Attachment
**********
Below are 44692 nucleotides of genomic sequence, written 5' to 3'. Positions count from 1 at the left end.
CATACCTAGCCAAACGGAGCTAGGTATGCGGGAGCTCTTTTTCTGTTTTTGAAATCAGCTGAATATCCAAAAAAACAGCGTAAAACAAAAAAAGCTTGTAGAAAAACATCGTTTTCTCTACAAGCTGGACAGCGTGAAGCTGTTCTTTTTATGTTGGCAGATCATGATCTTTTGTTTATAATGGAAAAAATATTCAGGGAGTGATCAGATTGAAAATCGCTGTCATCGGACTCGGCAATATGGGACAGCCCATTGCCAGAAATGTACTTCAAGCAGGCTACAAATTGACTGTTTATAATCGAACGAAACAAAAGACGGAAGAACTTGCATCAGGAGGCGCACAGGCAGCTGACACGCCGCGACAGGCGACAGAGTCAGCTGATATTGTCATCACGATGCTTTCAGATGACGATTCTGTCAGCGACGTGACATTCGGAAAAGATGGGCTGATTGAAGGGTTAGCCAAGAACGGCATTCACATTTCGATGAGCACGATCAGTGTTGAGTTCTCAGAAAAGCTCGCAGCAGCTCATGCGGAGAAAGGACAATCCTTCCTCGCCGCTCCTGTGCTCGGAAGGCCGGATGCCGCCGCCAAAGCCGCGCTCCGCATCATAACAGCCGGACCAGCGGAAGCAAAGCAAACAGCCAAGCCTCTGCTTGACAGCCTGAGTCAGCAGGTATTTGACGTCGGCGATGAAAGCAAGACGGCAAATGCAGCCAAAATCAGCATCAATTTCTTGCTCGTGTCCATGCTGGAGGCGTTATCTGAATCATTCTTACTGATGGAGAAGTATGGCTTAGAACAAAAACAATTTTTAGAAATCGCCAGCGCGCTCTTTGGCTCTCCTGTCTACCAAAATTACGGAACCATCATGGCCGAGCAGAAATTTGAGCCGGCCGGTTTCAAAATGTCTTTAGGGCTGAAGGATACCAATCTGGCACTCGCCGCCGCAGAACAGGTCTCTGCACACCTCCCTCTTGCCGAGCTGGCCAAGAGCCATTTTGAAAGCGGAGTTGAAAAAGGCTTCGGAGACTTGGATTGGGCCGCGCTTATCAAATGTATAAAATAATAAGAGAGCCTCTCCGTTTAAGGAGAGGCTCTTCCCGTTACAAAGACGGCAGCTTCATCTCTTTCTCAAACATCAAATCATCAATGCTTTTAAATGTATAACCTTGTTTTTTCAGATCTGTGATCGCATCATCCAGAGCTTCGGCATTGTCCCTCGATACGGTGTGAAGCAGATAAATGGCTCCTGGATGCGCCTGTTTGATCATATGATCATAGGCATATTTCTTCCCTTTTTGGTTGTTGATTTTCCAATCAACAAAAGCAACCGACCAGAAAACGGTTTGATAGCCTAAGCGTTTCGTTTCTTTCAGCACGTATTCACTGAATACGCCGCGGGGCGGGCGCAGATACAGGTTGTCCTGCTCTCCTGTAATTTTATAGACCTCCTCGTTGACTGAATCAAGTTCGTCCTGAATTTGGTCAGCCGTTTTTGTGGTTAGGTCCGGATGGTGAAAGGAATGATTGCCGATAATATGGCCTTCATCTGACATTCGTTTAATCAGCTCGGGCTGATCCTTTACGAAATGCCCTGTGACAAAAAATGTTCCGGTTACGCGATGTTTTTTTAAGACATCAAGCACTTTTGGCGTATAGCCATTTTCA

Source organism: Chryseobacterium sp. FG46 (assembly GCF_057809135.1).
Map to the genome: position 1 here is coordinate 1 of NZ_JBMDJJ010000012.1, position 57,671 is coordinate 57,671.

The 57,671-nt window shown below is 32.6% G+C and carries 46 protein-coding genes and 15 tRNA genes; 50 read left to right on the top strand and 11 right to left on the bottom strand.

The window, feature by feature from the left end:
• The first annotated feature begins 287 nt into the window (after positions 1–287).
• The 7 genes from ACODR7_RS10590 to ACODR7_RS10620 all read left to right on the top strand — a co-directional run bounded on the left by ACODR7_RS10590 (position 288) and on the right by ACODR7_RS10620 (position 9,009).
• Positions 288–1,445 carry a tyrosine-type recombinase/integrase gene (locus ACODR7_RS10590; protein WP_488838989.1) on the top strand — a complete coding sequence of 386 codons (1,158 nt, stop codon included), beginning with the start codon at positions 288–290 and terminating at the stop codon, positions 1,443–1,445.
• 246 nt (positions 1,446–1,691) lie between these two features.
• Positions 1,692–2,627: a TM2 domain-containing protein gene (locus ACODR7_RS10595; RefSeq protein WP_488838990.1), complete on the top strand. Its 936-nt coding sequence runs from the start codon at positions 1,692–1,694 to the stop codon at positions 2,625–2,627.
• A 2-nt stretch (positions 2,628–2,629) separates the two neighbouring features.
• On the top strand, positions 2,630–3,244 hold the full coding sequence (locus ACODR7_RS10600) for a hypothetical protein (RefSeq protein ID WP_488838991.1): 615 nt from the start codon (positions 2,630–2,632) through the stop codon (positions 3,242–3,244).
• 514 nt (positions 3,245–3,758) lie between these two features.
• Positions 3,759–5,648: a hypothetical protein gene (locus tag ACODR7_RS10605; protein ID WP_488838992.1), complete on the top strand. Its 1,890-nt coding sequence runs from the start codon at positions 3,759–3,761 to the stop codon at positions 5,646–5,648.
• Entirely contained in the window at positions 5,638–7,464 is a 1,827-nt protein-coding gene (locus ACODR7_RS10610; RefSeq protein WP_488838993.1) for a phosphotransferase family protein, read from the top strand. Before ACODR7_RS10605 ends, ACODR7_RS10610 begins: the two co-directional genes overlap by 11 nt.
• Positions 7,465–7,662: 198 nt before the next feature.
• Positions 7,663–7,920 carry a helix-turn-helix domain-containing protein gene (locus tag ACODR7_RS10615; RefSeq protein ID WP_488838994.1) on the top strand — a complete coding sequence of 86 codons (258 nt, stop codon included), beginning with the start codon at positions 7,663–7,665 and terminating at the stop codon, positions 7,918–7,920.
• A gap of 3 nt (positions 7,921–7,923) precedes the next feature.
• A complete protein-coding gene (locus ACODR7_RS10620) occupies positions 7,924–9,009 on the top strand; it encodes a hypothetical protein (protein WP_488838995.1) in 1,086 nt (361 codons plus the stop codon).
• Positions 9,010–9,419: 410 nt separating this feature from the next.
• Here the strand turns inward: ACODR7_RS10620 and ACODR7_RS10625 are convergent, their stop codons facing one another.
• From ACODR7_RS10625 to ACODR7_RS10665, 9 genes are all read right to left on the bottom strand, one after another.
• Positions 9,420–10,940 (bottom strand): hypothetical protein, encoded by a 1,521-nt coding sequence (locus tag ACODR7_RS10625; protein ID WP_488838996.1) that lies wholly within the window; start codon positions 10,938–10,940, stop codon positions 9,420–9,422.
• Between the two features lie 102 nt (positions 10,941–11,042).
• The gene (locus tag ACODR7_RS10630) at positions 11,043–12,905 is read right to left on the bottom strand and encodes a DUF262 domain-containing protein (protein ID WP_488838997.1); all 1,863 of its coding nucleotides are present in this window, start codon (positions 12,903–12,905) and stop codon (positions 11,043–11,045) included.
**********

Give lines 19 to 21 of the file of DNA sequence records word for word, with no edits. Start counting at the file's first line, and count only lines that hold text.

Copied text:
• A gap of 3 nt (positions 7,921–7,923) precedes the next feature.
• A complete protein-coding gene (locus ACODR7_RS10620) occupies positions 7,924–9,009 on the top strand; it encodes a hypothetical protein (protein WP_488838995.1) in 1,086 nt (361 codons plus the stop codon).
• Positions 9,010–9,419: 410 nt separating this feature from the next.